1937 Advertisement - Pyrex Ovenware & Flameware
A page from the March 1937 issue of Good Housekeeping advertises the newest items in Pyrex and Flameware. During early 1936 the first Flameware top-of-stove products appeared, a set containing two saucepans and a small skillet, plus a detachable handle. In Pyrex ovenware, oval utility lids were also new in 1936 and were part of a new three-piece set.
In the Oval Baker Set, regular shallow and deep oval casseroles were paired with one flat-top utility lid that fits both. The small set is comprised of an 042 shallow, 033 deep, and 602-613 lid. Placing this lid on the 042 makes a 602 casserole, and on the 033 it is called a 613 casserole. Pieces in the large set are: 043 shallow, 034 deep, 603-614 lid. Using this lid with an 043 makes a 603 casserole, and with the 034 it is a 614 casserole.
Thick Flameware saucepans & skillets are: 832 (1 Qt), 833 (1½ Qt), 817 (7 inch). Although these sizes were never sold with lids, they were designed to be used with ordinary round casserole lids that could be purchased separately. A 623 lid fits an 833, and a 622 lid will fit 832 & 817. A fourth saucepan size was added in 1945, an 834 (2 Qt), which takes a 624 lid.
There is a reason why Flameware skillets are so small. During Flameware's development, Corning executives were adamant that a 10 inch skillet should be in the new product line since market research had determined that consumers were interested in that size. But because the most modern stoves of the time had burners that were 8 inches or less, researchers found that the proposed pan would not heat evenly, frequently shattering due to the temperature difference.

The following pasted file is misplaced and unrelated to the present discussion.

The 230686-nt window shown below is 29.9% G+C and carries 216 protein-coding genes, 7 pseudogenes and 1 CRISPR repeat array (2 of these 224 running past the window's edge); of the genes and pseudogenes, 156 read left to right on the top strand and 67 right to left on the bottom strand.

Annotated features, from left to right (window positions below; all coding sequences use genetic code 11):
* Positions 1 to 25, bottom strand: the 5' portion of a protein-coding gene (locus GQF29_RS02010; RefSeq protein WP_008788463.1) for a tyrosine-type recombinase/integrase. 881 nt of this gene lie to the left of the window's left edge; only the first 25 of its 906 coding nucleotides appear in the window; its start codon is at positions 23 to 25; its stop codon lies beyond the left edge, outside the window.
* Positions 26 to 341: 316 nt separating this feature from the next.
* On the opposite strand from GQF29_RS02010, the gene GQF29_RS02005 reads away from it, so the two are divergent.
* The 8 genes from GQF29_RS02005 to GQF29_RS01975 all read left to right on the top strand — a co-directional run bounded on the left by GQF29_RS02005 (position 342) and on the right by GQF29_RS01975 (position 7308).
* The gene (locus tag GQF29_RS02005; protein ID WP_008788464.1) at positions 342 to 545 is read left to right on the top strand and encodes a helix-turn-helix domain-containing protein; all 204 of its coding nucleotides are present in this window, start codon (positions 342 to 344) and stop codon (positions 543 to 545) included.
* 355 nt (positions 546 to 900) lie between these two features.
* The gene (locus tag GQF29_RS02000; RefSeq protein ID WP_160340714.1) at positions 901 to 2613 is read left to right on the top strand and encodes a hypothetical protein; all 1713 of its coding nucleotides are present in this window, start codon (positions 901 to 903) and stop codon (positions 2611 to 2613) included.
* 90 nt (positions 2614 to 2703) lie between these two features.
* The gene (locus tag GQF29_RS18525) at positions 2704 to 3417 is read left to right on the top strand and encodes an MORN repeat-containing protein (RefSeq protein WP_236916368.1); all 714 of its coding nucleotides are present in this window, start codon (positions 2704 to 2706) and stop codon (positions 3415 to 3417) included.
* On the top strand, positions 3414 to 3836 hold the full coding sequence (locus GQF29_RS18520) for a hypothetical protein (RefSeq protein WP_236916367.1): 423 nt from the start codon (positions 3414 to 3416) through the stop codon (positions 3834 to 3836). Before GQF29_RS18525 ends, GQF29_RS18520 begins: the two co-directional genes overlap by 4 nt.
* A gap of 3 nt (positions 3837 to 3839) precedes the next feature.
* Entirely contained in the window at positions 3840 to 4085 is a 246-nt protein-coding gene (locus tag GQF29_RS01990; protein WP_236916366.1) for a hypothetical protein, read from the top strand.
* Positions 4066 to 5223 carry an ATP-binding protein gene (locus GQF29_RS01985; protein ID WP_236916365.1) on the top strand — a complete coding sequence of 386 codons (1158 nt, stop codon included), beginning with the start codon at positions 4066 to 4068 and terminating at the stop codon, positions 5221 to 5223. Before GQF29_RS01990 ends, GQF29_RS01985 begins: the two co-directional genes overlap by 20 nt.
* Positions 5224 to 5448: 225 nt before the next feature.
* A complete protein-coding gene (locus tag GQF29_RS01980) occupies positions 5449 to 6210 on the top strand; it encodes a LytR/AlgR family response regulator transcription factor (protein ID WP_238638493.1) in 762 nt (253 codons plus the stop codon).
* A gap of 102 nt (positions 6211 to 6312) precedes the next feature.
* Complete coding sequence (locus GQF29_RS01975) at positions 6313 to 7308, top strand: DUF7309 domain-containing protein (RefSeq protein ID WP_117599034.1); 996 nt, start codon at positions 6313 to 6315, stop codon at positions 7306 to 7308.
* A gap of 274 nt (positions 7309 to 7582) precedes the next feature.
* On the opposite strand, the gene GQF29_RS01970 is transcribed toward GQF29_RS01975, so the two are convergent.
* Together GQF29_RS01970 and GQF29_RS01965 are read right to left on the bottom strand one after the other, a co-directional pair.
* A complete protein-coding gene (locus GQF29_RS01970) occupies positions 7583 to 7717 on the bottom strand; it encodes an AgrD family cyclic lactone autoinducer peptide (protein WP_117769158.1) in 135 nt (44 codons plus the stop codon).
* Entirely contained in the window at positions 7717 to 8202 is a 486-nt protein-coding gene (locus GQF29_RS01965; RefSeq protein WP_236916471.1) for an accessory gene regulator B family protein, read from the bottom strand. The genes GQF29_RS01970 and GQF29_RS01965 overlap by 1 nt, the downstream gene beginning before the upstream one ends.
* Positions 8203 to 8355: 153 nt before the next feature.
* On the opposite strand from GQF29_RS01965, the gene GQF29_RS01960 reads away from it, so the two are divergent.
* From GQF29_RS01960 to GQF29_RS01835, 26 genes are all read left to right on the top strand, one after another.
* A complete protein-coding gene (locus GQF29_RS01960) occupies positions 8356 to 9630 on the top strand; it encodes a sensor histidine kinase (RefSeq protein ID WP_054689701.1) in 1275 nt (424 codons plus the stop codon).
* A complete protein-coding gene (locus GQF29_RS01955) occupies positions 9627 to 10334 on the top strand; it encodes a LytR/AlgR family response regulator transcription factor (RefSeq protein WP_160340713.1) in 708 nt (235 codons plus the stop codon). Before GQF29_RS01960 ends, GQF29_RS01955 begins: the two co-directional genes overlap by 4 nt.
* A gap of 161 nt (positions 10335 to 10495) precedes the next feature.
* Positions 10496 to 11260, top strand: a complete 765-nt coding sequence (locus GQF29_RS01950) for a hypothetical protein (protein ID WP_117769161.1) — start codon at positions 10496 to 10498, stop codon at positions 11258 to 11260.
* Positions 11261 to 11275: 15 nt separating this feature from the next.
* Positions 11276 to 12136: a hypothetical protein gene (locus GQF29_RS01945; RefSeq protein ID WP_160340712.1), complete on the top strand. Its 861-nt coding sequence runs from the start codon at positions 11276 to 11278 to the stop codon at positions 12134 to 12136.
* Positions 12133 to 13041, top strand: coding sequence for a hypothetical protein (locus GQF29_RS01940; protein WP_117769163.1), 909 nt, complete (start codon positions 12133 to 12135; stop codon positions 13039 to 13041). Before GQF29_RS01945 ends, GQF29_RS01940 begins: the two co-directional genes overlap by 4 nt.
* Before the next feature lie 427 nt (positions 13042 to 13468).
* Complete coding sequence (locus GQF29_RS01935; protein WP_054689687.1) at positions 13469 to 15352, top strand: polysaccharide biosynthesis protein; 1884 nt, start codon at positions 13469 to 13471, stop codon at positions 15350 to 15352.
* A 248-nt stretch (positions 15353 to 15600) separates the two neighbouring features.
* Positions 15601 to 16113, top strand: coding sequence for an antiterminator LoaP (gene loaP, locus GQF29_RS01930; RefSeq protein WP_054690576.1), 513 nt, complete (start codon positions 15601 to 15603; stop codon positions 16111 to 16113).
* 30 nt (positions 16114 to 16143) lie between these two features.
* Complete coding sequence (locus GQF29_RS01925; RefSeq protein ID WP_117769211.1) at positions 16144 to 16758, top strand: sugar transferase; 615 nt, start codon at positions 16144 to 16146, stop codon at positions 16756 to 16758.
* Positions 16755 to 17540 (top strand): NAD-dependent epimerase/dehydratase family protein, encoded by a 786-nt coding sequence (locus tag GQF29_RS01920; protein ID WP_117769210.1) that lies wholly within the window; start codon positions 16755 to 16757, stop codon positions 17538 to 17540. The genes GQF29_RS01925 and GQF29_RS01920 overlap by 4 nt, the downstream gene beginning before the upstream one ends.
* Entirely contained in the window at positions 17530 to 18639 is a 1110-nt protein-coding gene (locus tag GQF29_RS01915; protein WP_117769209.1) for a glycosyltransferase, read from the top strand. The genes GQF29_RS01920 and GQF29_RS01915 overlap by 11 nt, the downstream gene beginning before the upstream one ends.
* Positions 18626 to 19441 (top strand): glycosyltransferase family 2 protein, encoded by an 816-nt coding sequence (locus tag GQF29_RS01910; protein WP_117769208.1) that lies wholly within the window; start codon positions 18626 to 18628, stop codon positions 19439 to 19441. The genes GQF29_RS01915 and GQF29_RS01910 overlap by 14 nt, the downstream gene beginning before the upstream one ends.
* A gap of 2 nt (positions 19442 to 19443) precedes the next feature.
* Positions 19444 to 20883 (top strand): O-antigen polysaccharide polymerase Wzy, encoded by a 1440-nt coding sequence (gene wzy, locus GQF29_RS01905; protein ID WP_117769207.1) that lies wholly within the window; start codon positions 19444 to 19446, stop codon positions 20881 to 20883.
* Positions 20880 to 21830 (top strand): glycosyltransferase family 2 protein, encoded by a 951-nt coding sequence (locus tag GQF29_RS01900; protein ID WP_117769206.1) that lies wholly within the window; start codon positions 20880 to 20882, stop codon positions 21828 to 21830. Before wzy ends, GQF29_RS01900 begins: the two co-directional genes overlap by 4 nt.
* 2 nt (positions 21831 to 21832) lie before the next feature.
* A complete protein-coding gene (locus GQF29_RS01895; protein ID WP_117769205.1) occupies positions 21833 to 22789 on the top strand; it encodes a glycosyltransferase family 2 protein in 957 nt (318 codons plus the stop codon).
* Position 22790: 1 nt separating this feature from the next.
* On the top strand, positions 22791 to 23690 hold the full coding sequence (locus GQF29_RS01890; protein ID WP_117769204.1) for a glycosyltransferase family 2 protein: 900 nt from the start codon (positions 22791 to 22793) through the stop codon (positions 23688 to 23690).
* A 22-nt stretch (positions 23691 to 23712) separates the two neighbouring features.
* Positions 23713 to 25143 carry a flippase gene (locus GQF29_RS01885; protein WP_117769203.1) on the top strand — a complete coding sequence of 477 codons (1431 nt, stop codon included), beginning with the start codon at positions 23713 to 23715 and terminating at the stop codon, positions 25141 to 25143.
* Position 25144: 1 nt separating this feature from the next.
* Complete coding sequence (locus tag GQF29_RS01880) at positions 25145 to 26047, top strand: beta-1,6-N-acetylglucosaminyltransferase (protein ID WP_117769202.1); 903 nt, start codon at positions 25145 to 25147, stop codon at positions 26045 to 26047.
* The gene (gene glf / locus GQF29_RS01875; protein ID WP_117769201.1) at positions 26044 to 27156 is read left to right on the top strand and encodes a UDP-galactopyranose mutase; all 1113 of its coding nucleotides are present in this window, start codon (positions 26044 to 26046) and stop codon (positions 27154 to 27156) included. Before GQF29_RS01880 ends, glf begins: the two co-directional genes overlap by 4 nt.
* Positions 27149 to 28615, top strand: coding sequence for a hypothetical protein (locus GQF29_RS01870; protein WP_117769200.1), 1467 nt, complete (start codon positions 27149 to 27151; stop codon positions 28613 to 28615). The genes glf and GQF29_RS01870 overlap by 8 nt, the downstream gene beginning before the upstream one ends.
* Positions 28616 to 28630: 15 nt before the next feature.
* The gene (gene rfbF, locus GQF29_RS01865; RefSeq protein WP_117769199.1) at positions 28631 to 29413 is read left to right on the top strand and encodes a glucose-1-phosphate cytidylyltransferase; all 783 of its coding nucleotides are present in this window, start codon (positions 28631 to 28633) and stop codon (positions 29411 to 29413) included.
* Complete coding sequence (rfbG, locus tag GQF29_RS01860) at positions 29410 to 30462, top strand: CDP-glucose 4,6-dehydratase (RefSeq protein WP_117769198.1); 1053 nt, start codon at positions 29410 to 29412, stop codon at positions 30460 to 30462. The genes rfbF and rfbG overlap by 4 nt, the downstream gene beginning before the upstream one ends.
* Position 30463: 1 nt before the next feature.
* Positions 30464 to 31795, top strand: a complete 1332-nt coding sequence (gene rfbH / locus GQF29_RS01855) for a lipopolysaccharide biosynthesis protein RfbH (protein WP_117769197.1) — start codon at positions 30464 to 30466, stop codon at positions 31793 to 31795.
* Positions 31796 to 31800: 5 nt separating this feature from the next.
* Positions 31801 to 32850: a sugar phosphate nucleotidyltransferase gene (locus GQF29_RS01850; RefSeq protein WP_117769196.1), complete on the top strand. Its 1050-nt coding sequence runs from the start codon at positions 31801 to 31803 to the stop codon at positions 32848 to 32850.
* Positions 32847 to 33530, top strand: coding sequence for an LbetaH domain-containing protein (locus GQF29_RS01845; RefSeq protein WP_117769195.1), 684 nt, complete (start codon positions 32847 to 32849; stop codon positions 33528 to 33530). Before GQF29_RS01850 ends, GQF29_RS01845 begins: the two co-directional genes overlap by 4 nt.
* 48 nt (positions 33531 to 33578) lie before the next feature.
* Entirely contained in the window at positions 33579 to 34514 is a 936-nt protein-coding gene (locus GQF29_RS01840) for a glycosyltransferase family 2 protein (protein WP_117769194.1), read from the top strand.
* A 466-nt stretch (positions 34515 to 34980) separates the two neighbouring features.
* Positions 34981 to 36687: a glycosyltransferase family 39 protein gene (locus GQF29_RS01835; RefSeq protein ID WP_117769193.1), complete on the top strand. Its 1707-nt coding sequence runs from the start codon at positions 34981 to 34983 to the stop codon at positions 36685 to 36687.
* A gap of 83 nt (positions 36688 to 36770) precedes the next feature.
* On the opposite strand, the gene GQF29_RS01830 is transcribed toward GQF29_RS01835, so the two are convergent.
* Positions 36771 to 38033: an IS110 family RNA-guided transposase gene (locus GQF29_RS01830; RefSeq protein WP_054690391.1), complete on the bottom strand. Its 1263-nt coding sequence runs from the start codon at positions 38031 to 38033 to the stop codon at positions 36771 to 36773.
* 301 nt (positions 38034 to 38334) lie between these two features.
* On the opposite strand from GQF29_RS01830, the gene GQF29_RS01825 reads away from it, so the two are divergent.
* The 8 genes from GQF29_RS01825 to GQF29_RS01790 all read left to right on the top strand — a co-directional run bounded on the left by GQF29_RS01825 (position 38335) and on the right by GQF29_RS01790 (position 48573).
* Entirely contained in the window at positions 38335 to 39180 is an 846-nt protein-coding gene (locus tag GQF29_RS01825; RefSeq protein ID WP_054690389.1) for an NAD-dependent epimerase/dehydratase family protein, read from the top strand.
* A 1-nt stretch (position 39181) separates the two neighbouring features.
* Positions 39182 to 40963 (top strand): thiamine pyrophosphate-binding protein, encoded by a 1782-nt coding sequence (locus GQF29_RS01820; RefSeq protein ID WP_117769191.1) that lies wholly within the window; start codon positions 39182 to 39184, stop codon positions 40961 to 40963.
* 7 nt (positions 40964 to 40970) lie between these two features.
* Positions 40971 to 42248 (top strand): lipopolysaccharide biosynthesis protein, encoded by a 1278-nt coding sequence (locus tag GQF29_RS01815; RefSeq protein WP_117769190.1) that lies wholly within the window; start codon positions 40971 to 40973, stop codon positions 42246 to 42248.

Convincing management that a 10 inch Flameware skillet was impossible became another challenge. To prove the point, a demonstration was arranged using twenty-one 10 inch skillets, each on a 6 inch burner. A few minutes after the units were switched on, three of the pans exploded and it was decided immediately that smaller skillets should be produced instead.
Elsewhere in the same magazine, recipes are illustrated using Pyrex products: a utility dish at the top, shallow oval casserole at bottom, with an oval platter underneath.
1918 Pyrex Leaflet
1920 Leaflet: Pyrex ... For Gifts
1922 Pyrex Leaflet
1924-1925 Pyrex Booklets: Part One, Part Two
1927 Pyrex Booklet
1927 Advertisement: Pyrex $5.15 Set
1929 Pyrex Booklet: Part One, Part Two
1931 Pyrex Booklet: Part One, Part Two
1934 Pyrex Calendar: Part One, Part Two
1938 Pyrex Leaflet
1943 Pyrex Order Form
1945 Pyrex Booklet
1946 Advertisement: Clear Pyrex Ware
Flameware Use & Care (1)
Flameware Use & Care (2)
Clear Pyrex 1915 - 1950: Casseroles, Round, Oval; Baking Pans, Pie Plates
Extra Photos: Flameware
Compare shallow & deep oval casseroles
Compare flat-top utility lids
Which casseroles use the same lid?
Compare Pyrex & Flameware Platters
Which model numbers are duplicates?
Corning and the Craft of Innovation, Margaret B.W. Graham and Alec T. Shuldiner.